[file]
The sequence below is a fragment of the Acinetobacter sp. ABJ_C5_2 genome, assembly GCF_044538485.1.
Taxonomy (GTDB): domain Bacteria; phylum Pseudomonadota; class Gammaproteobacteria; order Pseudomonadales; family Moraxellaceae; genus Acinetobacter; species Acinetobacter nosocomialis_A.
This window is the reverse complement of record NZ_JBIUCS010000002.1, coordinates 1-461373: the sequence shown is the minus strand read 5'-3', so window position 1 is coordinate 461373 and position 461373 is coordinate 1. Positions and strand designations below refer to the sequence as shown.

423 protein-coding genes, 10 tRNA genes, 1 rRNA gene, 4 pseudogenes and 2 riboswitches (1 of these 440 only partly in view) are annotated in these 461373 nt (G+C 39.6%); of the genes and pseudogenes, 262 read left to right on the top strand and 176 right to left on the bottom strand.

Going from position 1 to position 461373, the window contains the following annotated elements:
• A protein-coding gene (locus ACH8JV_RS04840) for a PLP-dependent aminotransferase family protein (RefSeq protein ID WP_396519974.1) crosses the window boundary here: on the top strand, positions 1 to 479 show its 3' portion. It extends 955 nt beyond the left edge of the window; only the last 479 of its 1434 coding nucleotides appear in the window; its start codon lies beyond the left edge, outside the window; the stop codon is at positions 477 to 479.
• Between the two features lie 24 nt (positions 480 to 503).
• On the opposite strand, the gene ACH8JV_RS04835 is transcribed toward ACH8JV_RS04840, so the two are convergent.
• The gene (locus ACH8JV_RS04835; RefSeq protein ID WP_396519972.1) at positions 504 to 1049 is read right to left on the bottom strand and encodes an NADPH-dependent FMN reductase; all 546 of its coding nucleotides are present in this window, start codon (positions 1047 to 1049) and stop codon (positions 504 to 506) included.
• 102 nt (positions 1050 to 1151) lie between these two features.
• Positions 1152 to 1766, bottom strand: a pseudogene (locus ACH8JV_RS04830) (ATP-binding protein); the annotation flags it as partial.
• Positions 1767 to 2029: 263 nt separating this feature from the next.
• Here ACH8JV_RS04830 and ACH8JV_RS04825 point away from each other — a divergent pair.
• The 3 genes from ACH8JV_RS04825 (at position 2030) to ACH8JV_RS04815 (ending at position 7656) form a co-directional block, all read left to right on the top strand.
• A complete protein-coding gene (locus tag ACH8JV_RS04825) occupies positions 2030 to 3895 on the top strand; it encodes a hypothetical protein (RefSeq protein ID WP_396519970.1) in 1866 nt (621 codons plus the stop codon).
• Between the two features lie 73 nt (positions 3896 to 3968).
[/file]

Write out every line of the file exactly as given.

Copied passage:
The sequence below is a fragment of the Acinetobacter sp. ABJ_C5_2 genome, assembly GCF_044538485.1.
Taxonomy (GTDB): domain Bacteria; phylum Pseudomonadota; class Gammaproteobacteria; order Pseudomonadales; family Moraxellaceae; genus Acinetobacter; species Acinetobacter nosocomialis_A.
This window is the reverse complement of record NZ_JBIUCS010000002.1, coordinates 1-461373: the sequence shown is the minus strand read 5'-3', so window position 1 is coordinate 461373 and position 461373 is coordinate 1. Positions and strand designations below refer to the sequence as shown.

423 protein-coding genes, 10 tRNA genes, 1 rRNA gene, 4 pseudogenes and 2 riboswitches (1 of these 440 only partly in view) are annotated in these 461373 nt (G+C 39.6%); of the genes and pseudogenes, 262 read left to right on the top strand and 176 right to left on the bottom strand.

Going from position 1 to position 461373, the window contains the following annotated elements:
• A protein-coding gene (locus ACH8JV_RS04840) for a PLP-dependent aminotransferase family protein (RefSeq protein ID WP_396519974.1) crosses the window boundary here: on the top strand, positions 1 to 479 show its 3' portion. It extends 955 nt beyond the left edge of the window; only the last 479 of its 1434 coding nucleotides appear in the window; its start codon lies beyond the left edge, outside the window; the stop codon is at positions 477 to 479.
• Between the two features lie 24 nt (positions 480 to 503).
• On the opposite strand, the gene ACH8JV_RS04835 is transcribed toward ACH8JV_RS04840, so the two are convergent.
• The gene (locus ACH8JV_RS04835; RefSeq protein ID WP_396519972.1) at positions 504 to 1049 is read right to left on the bottom strand and encodes an NADPH-dependent FMN reductase; all 546 of its coding nucleotides are present in this window, start codon (positions 1047 to 1049) and stop codon (positions 504 to 506) included.
• 102 nt (positions 1050 to 1151) lie between these two features.
• Positions 1152 to 1766, bottom strand: a pseudogene (locus ACH8JV_RS04830) (ATP-binding protein); the annotation flags it as partial.
• Positions 1767 to 2029: 263 nt separating this feature from the next.
• Here ACH8JV_RS04830 and ACH8JV_RS04825 point away from each other — a divergent pair.
• The 3 genes from ACH8JV_RS04825 (at position 2030) to ACH8JV_RS04815 (ending at position 7656) form a co-directional block, all read left to right on the top strand.
• A complete protein-coding gene (locus tag ACH8JV_RS04825) occupies positions 2030 to 3895 on the top strand; it encodes a hypothetical protein (RefSeq protein ID WP_396519970.1) in 1866 nt (621 codons plus the stop codon).
• Between the two features lie 73 nt (positions 3896 to 3968).